Deliberate infliction of violence and, through violence, severe
mental and/or physical suffering upon individuals:...
Torture
• Justification
o Utilitarianism (doctrine of necessity)
o Does torture result in the truth?
o Does it matter?
• W...
Thinking
Point
In May of 2010, Faisal Shahzad made
an attempt to set off a car bomb in Time
Square. Shahzad has since been...
Crime Control and
“Means-End” Thinking
The desired end (deterring/preventing terrorist attack) is
seen as justifying such ...
The Crime Control
Approach
A utilitarian approach can be used to justify invasive
or restrictive police actions:
• The end...
Crime Control vs. Human
Rights
Crime Control
• “Dirty Harry” reasoning
• Ends-means thinking
• Doctrine of necessity
• Uti...
Rights Based Police
Standards (UK)
1. To fulfill the duties imposed on them by the law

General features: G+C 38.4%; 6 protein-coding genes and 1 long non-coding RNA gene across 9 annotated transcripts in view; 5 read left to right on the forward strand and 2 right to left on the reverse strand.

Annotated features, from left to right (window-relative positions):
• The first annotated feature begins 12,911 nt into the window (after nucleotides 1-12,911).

2. To respect human dignity and uph...
Is War on Terror Related to
Criminal Justice Ethics?
• The War on Terror has affected police policies and added
new respon...
NYPD’s
Intelligence
/Surveillan
ce
Activities
• Intelligence division – 1000 employees.
• Led by ex-CIA agent.
• Unit incl...
• Should torture be used to gain confessions?
• Is there a difference between information to save
a victim and information...
Nga
Truong
Coerced
Confession
(2008)
• Police received a hysterical call from an
apartment where a Vietnamese-American
tee...
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Pollock ethics 8e_ch14

Published on: Mar 4, 2016
Source: www.slideshare.net


Transcripts - Pollock ethics 8e_ch14

  • 1. CHAPTER 14 Making Ethical Choices Lecture slides prepared by Lisa J. Taylor
  • 2. Review of Major Themes • There is presence of authority, power, force, and discretion in each of the sub-systems of the criminal justice. • Informal practices and value systems among criminal justice actors vary from formal principles of behavior. • The importance of ethical leadership. • The tension between deontological ethical systems and teleological or “means–end” ethical analysis.